Today, technology allows people to say that they do something for a living before they have the experience. My job is interpreting what the artist wants to say. I take what on the surface may seem like a crazy idea and make something that a large majority of people can relate to. That is the skill, and unfortunately, technology crept so rapidly in the last ten years. There are tools with which to do things, but a lot of things sound arbitrary because everybody uses the same ways to get from A to B.

The job of the engineer is maligned because, “I can use a plug-in or software to have my drums in time.” Led Zeppelin had the greatest drummer in the world and he was not on a grid. He would swing and make a groove in a way that only he could do. Software now would make him so in time that I could play drums as an average drummer, time him and myself up and it would sound close, when in truth he had a groove that no other drummer had. That’s what made him who he was. That comes through experience. If you put software through a computer and your first production is timing drums perfectly, how will you learn time and feel? You won’t. Hence, they all sound the same In the 1970s and 1980s, you knew who was playing on records because drummers had a sound. Now it may as well be the same drummer on every record.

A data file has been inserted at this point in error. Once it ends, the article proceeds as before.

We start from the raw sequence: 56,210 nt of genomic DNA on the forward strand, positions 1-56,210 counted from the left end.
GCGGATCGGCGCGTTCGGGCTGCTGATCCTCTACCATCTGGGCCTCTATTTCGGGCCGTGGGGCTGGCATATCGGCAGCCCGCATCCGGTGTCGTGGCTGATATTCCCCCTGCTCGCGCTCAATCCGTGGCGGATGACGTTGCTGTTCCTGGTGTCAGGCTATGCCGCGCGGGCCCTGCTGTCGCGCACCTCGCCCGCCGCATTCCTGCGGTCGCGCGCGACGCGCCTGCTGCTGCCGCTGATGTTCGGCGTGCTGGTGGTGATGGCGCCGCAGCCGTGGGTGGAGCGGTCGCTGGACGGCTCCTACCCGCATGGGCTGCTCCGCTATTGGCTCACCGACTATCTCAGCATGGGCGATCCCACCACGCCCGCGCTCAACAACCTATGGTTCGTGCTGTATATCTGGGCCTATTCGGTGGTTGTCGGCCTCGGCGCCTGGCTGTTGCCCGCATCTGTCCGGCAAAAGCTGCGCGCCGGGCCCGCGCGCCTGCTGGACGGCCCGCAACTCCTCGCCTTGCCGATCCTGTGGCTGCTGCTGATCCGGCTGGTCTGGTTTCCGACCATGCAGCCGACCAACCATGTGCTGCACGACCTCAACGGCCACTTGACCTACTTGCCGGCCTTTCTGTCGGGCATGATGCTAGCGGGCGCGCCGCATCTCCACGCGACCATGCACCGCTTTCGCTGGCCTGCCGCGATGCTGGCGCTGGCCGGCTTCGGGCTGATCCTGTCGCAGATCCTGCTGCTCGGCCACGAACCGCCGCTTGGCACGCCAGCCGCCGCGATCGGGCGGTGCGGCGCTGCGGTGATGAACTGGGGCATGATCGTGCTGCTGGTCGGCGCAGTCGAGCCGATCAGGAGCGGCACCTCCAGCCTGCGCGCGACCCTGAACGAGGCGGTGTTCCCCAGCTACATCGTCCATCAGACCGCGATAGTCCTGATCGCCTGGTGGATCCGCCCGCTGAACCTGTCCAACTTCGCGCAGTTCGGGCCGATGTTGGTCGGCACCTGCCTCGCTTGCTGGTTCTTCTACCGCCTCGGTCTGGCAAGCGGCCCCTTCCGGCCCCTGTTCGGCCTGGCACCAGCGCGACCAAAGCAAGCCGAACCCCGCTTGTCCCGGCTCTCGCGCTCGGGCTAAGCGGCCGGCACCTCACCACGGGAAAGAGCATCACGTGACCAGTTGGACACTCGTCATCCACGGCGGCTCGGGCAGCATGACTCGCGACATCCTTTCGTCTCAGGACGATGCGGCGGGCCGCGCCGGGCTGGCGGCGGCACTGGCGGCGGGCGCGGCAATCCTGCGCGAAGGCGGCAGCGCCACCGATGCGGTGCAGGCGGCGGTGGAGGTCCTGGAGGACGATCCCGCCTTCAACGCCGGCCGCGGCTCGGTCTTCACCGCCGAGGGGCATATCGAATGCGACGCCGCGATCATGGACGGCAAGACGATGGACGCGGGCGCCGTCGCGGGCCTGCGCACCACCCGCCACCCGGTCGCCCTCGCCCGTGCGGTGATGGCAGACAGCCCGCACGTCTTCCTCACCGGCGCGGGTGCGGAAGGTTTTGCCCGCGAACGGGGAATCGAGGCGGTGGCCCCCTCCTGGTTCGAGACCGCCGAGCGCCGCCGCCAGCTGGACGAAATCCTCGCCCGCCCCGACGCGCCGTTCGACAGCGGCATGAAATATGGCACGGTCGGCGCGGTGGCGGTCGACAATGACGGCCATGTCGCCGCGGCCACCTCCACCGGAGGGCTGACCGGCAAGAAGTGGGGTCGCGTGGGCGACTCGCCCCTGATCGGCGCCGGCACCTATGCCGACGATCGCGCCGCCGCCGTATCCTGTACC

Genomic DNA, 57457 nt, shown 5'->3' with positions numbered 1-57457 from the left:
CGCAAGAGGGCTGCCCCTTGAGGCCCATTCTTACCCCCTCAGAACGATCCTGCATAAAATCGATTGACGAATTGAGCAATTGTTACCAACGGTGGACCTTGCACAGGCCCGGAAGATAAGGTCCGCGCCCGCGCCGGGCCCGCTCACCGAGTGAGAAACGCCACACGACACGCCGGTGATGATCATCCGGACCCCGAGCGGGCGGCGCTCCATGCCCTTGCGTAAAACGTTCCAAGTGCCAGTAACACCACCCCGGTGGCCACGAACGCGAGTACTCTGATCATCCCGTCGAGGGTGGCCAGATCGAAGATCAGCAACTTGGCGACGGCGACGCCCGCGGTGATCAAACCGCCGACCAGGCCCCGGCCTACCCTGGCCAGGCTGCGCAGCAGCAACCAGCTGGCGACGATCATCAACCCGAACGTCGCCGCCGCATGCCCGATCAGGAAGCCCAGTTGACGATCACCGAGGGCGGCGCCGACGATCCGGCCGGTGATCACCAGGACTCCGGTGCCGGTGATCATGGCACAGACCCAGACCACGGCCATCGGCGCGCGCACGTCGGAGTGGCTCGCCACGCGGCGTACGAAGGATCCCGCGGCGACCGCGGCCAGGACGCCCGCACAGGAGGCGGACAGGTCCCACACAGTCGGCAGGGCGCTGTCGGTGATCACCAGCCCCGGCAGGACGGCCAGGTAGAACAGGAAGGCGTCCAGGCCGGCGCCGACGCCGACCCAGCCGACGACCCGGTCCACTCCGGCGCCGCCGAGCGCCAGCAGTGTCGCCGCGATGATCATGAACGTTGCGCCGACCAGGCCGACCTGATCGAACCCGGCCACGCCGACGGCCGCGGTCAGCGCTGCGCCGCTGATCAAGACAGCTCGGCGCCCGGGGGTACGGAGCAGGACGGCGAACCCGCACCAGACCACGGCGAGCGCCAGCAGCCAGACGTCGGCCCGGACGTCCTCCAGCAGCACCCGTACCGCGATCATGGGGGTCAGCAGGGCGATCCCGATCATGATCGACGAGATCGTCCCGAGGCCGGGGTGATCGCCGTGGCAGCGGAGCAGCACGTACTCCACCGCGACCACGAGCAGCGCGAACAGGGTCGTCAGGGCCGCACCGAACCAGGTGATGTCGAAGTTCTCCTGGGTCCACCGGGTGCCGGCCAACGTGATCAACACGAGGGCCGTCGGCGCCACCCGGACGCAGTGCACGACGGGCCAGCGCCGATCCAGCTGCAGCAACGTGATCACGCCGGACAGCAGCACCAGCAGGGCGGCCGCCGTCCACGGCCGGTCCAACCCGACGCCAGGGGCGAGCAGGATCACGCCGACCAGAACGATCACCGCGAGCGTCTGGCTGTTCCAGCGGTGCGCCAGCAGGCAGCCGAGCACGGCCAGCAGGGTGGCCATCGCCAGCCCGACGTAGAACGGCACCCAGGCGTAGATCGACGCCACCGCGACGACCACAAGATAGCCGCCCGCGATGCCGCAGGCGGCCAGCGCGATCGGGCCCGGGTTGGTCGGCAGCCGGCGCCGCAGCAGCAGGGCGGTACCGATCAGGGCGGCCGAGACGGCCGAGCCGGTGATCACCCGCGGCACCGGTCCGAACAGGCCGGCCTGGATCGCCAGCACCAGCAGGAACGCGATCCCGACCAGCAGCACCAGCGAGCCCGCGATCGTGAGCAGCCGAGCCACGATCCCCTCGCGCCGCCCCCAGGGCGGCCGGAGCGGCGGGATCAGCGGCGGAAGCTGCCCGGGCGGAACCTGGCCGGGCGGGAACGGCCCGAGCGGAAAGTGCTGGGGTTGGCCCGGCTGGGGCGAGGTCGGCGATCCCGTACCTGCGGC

You work with new, established and independent artists. How do you select your talent?